People living in the area described seeing some fish “gasping” for breath

CJ Foran, from Coningsby, said he had never seen anything like it.

“There was a mix of different fish that were gasping and swimming upside down that weren’t dead yet.

“It just leaves you speechless to see that amount of dead fish just floating down the river.”

Andrew Walker, from Woodhall Spa, said there were thousands of dead fish in the river and residents wanted answers.

“We need to know what it is and something needs to be done very urgently.”

Comment by Starr DiGiacomo on March 5, 2018 at 4:45am

http://www.dailymail.co.uk/news/article-5460381/Kent-beach-covered-...

Beach is left blanketed in hundreds of thousands of dead starfish in the wake of the Beast from the East and Storm Emma

|

  • Tens of thousands of starfish have washed up on a beach in Ramsgate, Kent, in Beast from the East aftermath
  • Wildlife enthusiast Lara Maiklem captured staggering photos of the dead invertebrates covering the beach
  • Mudlarker visited the beach with her five-year-old twins Edie and Beau. She said it was 'like the armageddon'

Tens of thousands of dead starfish have washed up on a British beach in the wake of the Beast from the East and Storm Emma.

Wildlife enthusiast Lara Maiklem, who captured photos of the staggering scene in Ramsgate, Kent, said it was 'like the armageddon'.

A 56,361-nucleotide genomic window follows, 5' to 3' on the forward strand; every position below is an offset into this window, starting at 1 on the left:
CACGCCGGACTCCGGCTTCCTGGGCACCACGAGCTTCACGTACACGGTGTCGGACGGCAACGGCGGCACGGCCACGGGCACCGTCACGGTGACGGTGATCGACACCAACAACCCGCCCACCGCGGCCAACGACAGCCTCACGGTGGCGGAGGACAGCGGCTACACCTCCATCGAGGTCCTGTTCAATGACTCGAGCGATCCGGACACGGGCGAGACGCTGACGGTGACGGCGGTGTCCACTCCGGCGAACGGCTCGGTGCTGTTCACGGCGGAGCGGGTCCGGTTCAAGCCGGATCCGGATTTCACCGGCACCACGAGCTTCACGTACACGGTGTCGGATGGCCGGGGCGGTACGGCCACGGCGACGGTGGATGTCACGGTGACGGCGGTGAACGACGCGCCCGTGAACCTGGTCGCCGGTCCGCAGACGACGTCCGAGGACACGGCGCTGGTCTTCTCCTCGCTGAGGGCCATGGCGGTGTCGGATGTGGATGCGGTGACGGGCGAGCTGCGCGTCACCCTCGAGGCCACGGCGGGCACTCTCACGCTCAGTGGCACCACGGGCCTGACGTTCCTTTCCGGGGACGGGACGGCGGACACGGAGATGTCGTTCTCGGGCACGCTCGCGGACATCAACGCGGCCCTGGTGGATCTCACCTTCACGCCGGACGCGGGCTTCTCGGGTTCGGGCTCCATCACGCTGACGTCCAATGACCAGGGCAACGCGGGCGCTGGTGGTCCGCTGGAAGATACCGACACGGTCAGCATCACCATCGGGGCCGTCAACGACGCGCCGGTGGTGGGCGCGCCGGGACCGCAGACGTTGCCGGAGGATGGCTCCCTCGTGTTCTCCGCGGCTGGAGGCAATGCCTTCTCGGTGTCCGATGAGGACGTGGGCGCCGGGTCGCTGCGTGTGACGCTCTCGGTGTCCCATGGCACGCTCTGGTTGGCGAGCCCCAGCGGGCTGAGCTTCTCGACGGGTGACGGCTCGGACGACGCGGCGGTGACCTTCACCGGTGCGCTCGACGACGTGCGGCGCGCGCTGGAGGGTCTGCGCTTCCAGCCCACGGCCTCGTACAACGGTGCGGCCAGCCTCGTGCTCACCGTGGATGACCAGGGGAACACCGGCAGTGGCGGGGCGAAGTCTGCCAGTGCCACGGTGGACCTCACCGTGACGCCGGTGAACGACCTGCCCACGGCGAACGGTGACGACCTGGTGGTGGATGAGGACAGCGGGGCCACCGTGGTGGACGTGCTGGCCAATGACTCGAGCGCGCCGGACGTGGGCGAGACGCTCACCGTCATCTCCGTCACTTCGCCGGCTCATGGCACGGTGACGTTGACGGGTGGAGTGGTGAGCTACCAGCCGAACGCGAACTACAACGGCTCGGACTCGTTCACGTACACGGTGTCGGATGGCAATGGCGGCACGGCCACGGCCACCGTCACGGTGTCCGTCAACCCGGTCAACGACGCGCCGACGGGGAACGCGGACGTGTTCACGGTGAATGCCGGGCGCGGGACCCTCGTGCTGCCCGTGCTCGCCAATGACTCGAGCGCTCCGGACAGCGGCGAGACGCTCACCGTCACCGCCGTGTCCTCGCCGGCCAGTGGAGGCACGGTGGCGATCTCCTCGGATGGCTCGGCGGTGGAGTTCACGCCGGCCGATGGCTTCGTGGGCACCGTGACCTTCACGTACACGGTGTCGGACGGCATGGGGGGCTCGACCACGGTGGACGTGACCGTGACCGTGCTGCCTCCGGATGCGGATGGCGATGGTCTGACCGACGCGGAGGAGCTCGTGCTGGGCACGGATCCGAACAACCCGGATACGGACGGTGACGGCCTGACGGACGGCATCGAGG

The 47-year-old said it looked like 'hundreds of thousands' of starfish and other sea life were washed ashore this weekend following the spell of sub-zero temperatures.

Ms Maiklem was visiting the beach with her five-year-old twins, Edie and Beau, when they stumbled upon the masses of dead invertebrates.

Tens of thousands of dead starfish have washed up on a beach in Ramsgate, Kent, in the wake of the Beast from the East

Tens of thousands of dead starfish have washed up on a beach in Ramsgate, Kent, in the wake of the Beast from the East

Wildlife enthusiast Lara Maiklem managed to capture these staggering photographs of the dead wildlife on a visit to the beach with her five-year-old twins Edie and Beau

Wildlife enthusiast Lara Maiklem managed to capture these staggering photographs of the dead wildlife on a visit to the beach with her five-year-old twins Edie and Beau

A mudlark is someone who scavenges in the mud of riverbeds searching for valuable items.

Ms Maiklem, who is currently working on a book documenting her activities, said the starfish stretched from Ramsgate to neighbouring beaches in Broadstairs.

Seagulls and other birds were also among the dead wildlife.

Ms Maiklem added: 'The beast killed quite a lot of creatures. We saved as many as we could but it was like the armageddon.'

She shared the pictures on her London Mudlark Facebook page, which has more than 30,000 followers.

The post drew comments from people describing similar scenes elsewhere.

Some described beaches elsewhere in Britain covered with dead razor clams and other creatures.

Chris Keyworth said: 'It's a natural phenomenon which happens all around our coast every year without the storms, normally you get one or the other dying off in stages - one day it's crabs, the next it's sea stars, the next jellyfish.'

But many people were still moved by the pictures.

Jenn May said: 'Wow, spectacular and sad indeed.'

Tim Street added: 'Strange to see but another bit of nature will make sure it's all used for something.

'Unlike the mountain of plastic we continue to shove into the oceans.' 

Ms Maiklem, who works in publishing and has been mudlarking for 25 years, said her children were amazed but slightly disgusted by their find.